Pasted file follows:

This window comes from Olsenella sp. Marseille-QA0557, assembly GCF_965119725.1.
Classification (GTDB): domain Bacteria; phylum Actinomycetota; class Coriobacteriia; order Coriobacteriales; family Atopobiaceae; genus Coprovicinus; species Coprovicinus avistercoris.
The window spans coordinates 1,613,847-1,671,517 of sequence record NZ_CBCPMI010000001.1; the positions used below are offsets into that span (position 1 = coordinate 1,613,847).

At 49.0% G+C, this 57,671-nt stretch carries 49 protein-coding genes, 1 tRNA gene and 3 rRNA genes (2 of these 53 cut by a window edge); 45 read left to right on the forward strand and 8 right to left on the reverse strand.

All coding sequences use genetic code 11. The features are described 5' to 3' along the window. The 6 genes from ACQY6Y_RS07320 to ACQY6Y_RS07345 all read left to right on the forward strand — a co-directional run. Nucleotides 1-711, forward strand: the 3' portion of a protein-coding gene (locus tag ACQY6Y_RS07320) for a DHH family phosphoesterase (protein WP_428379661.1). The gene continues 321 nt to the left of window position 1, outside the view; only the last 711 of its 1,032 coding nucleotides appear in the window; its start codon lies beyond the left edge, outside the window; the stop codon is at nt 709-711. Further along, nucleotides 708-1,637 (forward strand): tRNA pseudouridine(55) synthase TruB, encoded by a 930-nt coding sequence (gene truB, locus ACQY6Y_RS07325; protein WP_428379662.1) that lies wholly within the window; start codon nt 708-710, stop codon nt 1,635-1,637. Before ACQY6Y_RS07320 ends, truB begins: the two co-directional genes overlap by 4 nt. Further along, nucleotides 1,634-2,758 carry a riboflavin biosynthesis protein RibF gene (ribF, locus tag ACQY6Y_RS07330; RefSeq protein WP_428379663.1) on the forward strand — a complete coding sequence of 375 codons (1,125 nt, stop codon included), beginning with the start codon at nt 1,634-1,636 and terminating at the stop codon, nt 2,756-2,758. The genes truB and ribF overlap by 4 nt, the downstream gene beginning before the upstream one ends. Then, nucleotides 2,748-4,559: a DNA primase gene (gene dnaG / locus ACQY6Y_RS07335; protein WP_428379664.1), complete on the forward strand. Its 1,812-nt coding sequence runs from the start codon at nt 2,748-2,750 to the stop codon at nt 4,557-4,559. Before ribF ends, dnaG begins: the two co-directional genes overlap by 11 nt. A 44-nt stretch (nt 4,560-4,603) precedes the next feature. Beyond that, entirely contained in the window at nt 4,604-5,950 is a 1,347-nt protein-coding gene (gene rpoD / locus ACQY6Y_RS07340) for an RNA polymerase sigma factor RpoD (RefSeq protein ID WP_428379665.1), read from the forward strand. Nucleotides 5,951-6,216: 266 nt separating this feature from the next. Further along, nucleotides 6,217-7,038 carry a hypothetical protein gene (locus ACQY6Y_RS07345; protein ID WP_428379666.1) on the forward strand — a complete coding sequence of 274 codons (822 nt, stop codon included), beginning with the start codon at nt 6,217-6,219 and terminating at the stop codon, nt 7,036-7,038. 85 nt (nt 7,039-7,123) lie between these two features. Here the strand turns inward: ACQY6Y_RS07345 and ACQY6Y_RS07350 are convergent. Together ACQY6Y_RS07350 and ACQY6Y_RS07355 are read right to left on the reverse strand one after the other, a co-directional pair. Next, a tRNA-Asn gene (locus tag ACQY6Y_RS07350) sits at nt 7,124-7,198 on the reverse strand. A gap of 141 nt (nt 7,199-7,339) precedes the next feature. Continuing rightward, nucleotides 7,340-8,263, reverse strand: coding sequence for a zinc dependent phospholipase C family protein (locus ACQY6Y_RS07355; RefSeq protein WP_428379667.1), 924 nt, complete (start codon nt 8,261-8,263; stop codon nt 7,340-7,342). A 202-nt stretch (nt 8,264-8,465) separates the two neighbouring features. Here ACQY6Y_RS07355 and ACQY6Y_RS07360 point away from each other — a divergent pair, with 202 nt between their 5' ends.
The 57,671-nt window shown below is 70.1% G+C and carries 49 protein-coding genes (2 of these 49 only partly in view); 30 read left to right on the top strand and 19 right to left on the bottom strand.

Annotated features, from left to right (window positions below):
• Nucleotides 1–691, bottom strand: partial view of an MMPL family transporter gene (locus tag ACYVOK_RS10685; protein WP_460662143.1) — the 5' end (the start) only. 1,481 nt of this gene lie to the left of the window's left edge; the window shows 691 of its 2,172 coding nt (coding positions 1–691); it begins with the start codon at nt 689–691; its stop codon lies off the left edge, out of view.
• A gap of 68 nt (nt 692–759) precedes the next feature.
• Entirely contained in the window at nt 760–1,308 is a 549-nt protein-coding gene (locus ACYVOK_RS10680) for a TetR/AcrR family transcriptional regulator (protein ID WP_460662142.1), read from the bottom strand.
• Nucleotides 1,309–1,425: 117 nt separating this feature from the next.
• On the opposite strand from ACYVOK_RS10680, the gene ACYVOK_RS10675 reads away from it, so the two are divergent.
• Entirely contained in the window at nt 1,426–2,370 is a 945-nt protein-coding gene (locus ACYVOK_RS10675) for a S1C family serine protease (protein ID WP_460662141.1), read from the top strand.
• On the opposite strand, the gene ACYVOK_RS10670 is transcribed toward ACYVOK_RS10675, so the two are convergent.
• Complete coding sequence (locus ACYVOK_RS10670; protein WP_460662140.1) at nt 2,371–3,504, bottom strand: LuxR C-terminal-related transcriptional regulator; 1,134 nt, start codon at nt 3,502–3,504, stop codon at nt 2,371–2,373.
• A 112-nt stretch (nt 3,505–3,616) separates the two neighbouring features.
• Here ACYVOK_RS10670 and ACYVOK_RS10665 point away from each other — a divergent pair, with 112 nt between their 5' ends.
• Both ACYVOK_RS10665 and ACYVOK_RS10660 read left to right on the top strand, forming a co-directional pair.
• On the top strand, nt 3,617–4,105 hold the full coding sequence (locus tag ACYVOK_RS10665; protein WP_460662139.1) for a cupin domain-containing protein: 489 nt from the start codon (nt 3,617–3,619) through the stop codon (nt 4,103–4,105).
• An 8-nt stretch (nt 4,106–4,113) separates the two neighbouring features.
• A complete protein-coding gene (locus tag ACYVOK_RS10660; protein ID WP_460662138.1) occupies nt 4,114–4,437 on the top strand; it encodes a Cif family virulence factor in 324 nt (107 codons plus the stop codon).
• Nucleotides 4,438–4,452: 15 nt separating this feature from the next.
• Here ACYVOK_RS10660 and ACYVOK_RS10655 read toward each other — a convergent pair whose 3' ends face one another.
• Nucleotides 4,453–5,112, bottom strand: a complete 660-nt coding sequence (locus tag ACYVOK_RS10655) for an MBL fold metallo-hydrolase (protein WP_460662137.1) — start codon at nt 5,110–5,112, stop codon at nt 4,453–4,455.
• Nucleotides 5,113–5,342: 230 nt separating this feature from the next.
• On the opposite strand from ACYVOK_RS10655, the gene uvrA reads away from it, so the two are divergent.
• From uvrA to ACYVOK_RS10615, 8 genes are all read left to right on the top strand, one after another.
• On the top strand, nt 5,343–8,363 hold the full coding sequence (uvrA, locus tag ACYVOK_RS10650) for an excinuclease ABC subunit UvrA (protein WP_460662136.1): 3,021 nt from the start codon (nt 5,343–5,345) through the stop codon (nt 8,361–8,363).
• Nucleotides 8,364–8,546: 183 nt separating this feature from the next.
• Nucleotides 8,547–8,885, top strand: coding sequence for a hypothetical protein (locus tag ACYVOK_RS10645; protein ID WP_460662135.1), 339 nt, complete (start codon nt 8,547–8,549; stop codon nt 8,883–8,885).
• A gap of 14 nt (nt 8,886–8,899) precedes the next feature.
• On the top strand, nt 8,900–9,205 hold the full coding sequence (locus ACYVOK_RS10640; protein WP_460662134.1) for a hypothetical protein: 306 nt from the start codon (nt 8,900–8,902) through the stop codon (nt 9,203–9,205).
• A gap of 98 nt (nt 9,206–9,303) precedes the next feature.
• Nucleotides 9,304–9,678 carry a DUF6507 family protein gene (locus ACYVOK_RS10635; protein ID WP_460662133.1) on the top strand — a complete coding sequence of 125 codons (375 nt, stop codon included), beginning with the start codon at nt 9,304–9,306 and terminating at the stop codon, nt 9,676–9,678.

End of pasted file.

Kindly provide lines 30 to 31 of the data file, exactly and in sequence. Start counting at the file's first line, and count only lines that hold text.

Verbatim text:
• Nucleotides 8,547–8,885, top strand: coding sequence for a hypothetical protein (locus tag ACYVOK_RS10645; protein ID WP_460662135.1), 339 nt, complete (start codon nt 8,547–8,549; stop codon nt 8,883–8,885).
• A gap of 14 nt (nt 8,886–8,899) precedes the next feature.